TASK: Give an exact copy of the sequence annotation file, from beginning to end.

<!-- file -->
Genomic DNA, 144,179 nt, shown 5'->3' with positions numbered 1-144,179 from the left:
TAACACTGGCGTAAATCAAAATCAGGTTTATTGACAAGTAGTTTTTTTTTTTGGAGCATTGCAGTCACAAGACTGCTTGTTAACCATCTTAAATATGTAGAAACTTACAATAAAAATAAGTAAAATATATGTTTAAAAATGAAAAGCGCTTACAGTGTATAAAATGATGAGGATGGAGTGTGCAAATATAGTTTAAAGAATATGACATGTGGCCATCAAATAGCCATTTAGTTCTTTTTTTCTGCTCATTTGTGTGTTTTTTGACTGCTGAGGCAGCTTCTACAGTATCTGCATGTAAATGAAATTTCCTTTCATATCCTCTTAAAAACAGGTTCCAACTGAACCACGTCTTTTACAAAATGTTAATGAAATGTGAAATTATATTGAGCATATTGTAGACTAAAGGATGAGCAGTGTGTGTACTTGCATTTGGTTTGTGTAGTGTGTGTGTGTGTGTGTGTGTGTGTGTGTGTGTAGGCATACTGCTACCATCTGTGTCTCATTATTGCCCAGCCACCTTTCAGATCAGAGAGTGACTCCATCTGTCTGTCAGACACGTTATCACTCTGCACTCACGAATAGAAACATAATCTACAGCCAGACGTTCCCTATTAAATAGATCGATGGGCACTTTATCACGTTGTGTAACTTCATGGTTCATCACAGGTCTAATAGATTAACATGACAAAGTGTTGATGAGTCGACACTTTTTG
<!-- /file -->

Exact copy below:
Genomic DNA, 144,179 nt, shown 5'->3' with positions numbered 1-144,179 from the left:
TAACACTGGCGTAAATCAAAATCAGGTTTATTGACAAGTAGTTTTTTTTTTTGGAGCATTGCAGTCACAAGACTGCTTGTTAACCATCTTAAATATGTAGAAACTTACAATAAAAATAAGTAAAATATATGTTTAAAAATGAAAAGCGCTTACAGTGTATAAAATGATGAGGATGGAGTGTGCAAATATAGTTTAAAGAATATGACATGTGGCCATCAAATAGCCATTTAGTTCTTTTTTTCTGCTCATTTGTGTGTTTTTTGACTGCTGAGGCAGCTTCTACAGTATCTGCATGTAAATGAAATTTCCTTTCATATCCTCTTAAAAACAGGTTCCAACTGAACCACGTCTTTTACAAAATGTTAATGAAATGTGAAATTATATTGAGCATATTGTAGACTAAAGGATGAGCAGTGTGTGTACTTGCATTTGGTTTGTGTAGTGTGTGTGTGTGTGTGTGTGTGTGTGTGTGTGTAGGCATACTGCTACCATCTGTGTCTCATTATTGCCCAGCCACCTTTCAGATCAGAGAGTGACTCCATCTGTCTGTCAGACACGTTATCACTCTGCACTCACGAATAGAAACATAATCTACAGCCAGACGTTCCCTATTAAATAGATCGATGGGCACTTTATCACGTTGTGTAACTTCATGGTTCATCACAGGTCTAATAGATTAACATGACAAAGTGTTGATGAGTCGACACTTTTTG